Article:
When I was a boy my father would take me to visit my grandparents in Tennessee. It was a magical place in my eyes but what stood out the most was the spring-fed pond.
It was so beautiful and so pristine that it could have been the fountain of youth, and if you got in the water it might as well have been because it was so cold you’d be numb to the rigors of age for quite some time. This beauty was almost always overwhelmed by the pungent smell of the natural mint that grew alongside the small channel that fed the pond. The smell was so loud you almost couldn’t hear the babbling of the spring as the crystal clear water entered the pond. The water was so clear it looked as though if you were to reach your hand into its depths you would feel nothing but the air around you.
Recently I had returned after not visiting for a number of years, the excitement almost killed me as I pulled into the small, worn downtown. But when I finally reached the house much of the whimsy of the previous visits disappeared. Something was different this time. I wasn’t there with the usual message from my mother: “Tell Granny and Poppy I said hello.” My father was nowhere in sight, afraid to face the sorrow of the home that he had left so broken.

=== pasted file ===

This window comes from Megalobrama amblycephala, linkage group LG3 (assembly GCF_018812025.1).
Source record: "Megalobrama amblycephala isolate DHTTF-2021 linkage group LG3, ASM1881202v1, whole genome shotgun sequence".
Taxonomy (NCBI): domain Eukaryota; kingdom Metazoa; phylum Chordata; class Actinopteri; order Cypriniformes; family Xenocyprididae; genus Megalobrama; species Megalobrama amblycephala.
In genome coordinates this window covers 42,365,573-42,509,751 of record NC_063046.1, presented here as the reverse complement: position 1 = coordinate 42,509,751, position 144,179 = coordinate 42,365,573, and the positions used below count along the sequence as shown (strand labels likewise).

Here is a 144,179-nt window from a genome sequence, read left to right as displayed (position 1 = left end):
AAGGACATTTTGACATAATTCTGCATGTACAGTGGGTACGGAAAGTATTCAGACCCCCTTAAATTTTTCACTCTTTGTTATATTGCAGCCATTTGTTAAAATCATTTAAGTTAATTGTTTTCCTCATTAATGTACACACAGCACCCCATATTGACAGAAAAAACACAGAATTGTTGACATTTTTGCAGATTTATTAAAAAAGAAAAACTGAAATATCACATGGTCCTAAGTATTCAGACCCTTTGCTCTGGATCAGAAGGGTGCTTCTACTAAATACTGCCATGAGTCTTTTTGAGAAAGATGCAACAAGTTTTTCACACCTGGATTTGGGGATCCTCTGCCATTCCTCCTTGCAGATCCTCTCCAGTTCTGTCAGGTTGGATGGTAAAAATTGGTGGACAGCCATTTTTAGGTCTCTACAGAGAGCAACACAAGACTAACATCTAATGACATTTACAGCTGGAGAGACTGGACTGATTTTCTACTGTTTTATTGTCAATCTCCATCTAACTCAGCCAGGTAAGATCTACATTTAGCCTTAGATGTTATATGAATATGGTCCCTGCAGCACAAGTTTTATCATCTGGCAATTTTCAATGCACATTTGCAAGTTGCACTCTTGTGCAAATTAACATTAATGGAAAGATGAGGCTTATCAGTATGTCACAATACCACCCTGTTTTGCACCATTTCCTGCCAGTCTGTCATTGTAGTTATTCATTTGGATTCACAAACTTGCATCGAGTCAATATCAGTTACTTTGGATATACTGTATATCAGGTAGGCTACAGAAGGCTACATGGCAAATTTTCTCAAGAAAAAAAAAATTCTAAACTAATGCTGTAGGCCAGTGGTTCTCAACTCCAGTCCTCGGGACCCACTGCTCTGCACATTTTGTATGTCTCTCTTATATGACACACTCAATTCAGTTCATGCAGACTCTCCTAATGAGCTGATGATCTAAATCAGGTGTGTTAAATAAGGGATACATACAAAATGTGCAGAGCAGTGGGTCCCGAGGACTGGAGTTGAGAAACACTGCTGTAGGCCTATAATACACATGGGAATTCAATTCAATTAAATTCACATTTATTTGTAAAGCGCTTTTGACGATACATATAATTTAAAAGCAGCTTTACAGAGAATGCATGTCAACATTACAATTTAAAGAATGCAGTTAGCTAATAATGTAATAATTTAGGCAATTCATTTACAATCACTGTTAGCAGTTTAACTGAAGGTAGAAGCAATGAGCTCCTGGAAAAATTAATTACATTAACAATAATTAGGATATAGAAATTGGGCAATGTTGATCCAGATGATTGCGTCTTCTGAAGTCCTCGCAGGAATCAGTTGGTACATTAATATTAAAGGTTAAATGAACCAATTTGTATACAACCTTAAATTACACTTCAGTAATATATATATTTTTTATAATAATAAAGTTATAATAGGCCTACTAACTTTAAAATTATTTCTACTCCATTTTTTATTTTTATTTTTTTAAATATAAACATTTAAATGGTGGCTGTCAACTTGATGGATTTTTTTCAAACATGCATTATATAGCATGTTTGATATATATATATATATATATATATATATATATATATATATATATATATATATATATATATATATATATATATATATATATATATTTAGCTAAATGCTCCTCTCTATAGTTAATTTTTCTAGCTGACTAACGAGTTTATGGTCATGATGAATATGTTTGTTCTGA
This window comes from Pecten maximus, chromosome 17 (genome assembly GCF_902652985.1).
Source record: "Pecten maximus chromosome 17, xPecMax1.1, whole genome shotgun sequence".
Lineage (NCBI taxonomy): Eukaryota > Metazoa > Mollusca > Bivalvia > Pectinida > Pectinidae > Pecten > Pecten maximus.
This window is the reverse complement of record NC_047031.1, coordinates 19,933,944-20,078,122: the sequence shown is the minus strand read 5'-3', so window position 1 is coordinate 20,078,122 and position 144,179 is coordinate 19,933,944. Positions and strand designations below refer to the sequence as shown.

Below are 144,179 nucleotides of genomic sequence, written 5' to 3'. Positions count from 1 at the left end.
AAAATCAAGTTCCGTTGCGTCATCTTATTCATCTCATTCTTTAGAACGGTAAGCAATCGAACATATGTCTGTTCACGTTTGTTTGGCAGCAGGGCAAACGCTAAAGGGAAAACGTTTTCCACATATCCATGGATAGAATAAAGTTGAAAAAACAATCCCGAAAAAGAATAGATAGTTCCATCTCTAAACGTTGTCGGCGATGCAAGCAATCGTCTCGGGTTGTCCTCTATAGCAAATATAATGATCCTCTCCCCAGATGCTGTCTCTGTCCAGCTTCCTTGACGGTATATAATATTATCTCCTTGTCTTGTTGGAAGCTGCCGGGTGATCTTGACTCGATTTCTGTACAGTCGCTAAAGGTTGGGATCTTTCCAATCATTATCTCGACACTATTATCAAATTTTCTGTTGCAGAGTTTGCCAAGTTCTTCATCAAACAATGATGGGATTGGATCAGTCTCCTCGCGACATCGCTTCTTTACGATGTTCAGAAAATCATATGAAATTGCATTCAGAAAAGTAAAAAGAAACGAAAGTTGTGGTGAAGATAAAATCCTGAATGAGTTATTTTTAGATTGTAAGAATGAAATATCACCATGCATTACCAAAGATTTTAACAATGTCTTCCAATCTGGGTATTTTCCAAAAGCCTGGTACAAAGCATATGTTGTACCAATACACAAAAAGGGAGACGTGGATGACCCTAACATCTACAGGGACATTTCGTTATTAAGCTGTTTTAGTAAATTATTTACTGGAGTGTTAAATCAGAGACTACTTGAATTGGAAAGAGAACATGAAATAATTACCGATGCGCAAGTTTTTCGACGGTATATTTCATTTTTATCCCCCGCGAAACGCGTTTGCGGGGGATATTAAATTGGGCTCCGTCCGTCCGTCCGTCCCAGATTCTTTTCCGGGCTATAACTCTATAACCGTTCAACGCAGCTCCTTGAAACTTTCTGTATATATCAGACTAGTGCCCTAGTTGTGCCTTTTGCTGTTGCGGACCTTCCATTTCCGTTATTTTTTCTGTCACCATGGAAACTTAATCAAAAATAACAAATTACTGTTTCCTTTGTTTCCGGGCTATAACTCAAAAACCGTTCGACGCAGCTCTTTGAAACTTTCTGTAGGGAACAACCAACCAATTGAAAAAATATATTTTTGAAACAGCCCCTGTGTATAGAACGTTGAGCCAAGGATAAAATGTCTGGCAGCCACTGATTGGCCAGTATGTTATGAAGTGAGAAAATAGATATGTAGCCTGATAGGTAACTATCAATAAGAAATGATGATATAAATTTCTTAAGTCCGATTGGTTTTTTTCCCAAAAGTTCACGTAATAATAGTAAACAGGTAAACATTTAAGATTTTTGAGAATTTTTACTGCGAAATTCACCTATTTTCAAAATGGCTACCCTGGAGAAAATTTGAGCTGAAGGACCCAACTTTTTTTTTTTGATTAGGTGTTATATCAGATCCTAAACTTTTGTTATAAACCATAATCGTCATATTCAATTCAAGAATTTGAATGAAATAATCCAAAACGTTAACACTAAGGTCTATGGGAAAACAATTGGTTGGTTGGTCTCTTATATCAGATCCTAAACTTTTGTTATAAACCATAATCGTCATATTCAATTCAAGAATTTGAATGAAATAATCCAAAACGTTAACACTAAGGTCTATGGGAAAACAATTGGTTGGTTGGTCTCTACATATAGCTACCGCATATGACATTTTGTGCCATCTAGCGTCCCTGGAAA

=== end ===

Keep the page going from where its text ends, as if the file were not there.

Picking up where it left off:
I turned to the pond to try and see the beauty I remembered but it was filled with algae and a green slime that resembled some sort of toxic sludge. Just when I had given up trying to find my favorite parts of this once so magical place I felt a hand on my shoulder. I turned to see my grandfather with the same smile he always had, and for a split-second relief washed over me. He walked with me to the channel that fed the pond, the aroma of mint filled my nostrils, and he looked at me and said: “No matter what, some things never change.”